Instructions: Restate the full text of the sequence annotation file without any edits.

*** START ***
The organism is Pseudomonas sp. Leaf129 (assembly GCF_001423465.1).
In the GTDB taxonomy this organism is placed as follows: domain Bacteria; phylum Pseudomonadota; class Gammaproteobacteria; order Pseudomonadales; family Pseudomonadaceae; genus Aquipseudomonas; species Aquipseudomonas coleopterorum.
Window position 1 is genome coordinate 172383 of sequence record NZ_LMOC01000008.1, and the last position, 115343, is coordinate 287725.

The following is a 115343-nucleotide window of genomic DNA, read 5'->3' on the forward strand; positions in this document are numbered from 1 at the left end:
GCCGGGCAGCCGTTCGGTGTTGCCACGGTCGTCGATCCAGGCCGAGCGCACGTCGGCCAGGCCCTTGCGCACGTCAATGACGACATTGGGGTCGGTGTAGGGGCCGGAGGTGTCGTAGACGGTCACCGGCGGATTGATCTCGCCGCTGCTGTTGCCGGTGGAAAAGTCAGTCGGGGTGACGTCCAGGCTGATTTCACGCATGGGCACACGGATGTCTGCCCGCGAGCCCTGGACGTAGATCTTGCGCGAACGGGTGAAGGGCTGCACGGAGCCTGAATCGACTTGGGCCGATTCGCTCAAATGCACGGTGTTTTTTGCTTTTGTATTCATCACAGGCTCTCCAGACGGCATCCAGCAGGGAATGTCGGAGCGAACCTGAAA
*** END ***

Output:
The organism is Pseudomonas sp. Leaf129 (assembly GCF_001423465.1).
In the GTDB taxonomy this organism is placed as follows: domain Bacteria; phylum Pseudomonadota; class Gammaproteobacteria; order Pseudomonadales; family Pseudomonadaceae; genus Aquipseudomonas; species Aquipseudomonas coleopterorum.
Window position 1 is genome coordinate 172383 of sequence record NZ_LMOC01000008.1, and the last position, 115343, is coordinate 287725.

The following is a 115343-nucleotide window of genomic DNA, read 5'->3' on the forward strand; positions in this document are numbered from 1 at the left end:
GCCGGGCAGCCGTTCGGTGTTGCCACGGTCGTCGATCCAGGCCGAGCGCACGTCGGCCAGGCCCTTGCGCACGTCAATGACGACATTGGGGTCGGTGTAGGGGCCGGAGGTGTCGTAGACGGTCACCGGCGGATTGATCTCGCCGCTGCTGTTGCCGGTGGAAAAGTCAGTCGGGGTGACGTCCAGGCTGATTTCACGCATGGGCACACGGATGTCTGCCCGCGAGCCCTGGACGTAGATCTTGCGCGAACGGGTGAAGGGCTGCACGGAGCCTGAATCGACTTGGGCCGATTCGCTCAAATGCACGGTGTTTTTTGCTTTTGTATTCATCACAGGCTCTCCAGACGGCATCCAGCAGGGAATGTCGGAGCGAACCTGAAA